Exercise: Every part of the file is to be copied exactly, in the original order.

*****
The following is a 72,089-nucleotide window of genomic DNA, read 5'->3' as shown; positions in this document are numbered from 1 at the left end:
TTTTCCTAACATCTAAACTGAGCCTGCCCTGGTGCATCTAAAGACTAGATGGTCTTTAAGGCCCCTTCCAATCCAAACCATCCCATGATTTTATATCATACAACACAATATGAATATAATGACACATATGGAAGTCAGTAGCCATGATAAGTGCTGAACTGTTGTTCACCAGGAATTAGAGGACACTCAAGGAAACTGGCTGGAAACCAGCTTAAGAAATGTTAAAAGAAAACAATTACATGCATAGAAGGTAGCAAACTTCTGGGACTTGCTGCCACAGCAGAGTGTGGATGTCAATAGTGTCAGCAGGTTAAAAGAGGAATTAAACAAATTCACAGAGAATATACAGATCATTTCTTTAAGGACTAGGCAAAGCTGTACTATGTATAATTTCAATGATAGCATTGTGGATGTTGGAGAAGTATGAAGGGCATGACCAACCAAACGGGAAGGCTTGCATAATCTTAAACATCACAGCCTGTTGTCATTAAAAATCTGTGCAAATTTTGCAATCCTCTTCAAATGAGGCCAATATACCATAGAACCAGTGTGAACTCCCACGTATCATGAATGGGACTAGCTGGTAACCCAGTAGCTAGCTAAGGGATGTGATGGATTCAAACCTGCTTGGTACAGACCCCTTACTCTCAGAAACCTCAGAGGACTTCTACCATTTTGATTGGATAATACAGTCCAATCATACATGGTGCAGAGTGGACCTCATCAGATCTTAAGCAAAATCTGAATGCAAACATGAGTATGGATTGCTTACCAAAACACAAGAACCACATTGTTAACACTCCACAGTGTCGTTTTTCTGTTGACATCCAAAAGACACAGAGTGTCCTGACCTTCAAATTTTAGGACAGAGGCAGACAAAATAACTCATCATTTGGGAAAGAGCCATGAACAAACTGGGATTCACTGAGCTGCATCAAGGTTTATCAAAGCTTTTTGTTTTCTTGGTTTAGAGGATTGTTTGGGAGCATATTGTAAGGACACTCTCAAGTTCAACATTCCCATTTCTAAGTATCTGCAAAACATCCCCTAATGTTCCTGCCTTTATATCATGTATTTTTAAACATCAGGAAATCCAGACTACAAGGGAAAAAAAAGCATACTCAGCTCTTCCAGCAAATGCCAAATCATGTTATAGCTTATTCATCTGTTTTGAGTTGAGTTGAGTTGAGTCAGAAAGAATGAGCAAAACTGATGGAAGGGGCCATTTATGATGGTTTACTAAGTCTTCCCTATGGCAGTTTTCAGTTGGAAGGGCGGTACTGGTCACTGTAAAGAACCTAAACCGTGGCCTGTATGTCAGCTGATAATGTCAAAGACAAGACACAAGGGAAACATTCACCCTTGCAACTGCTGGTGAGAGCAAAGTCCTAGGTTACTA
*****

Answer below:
The following is a 72,089-nucleotide window of genomic DNA, read 5'->3' as shown; positions in this document are numbered from 1 at the left end:
TTTTCCTAACATCTAAACTGAGCCTGCCCTGGTGCATCTAAAGACTAGATGGTCTTTAAGGCCCCTTCCAATCCAAACCATCCCATGATTTTATATCATACAACACAATATGAATATAATGACACATATGGAAGTCAGTAGCCATGATAAGTGCTGAACTGTTGTTCACCAGGAATTAGAGGACACTCAAGGAAACTGGCTGGAAACCAGCTTAAGAAATGTTAAAAGAAAACAATTACATGCATAGAAGGTAGCAAACTTCTGGGACTTGCTGCCACAGCAGAGTGTGGATGTCAATAGTGTCAGCAGGTTAAAAGAGGAATTAAACAAATTCACAGAGAATATACAGATCATTTCTTTAAGGACTAGGCAAAGCTGTACTATGTATAATTTCAATGATAGCATTGTGGATGTTGGAGAAGTATGAAGGGCATGACCAACCAAACGGGAAGGCTTGCATAATCTTAAACATCACAGCCTGTTGTCATTAAAAATCTGTGCAAATTTTGCAATCCTCTTCAAATGAGGCCAATATACCATAGAACCAGTGTGAACTCCCACGTATCATGAATGGGACTAGCTGGTAACCCAGTAGCTAGCTAAGGGATGTGATGGATTCAAACCTGCTTGGTACAGACCCCTTACTCTCAGAAACCTCAGAGGACTTCTACCATTTTGATTGGATAATACAGTCCAATCATACATGGTGCAGAGTGGACCTCATCAGATCTTAAGCAAAATCTGAATGCAAACATGAGTATGGATTGCTTACCAAAACACAAGAACCACATTGTTAACACTCCACAGTGTCGTTTTTCTGTTGACATCCAAAAGACACAGAGTGTCCTGACCTTCAAATTTTAGGACAGAGGCAGACAAAATAACTCATCATTTGGGAAAGAGCCATGAACAAACTGGGATTCACTGAGCTGCATCAAGGTTTATCAAAGCTTTTTGTTTTCTTGGTTTAGAGGATTGTTTGGGAGCATATTGTAAGGACACTCTCAAGTTCAACATTCCCATTTCTAAGTATCTGCAAAACATCCCCTAATGTTCCTGCCTTTATATCATGTATTTTTAAACATCAGGAAATCCAGACTACAAGGGAAAAAAAAGCATACTCAGCTCTTCCAGCAAATGCCAAATCATGTTATAGCTTATTCATCTGTTTTGAGTTGAGTTGAGTTGAGTCAGAAAGAATGAGCAAAACTGATGGAAGGGGCCATTTATGATGGTTTACTAAGTCTTCCCTATGGCAGTTTTCAGTTGGAAGGGCGGTACTGGTCACTGTAAAGAACCTAAACCGTGGCCTGTATGTCAGCTGATAATGTCAAAGACAAGACACAAGGGAAACATTCACCCTTGCAACTGCTGGTGAGAGCAAAGTCCTAGGTTACTA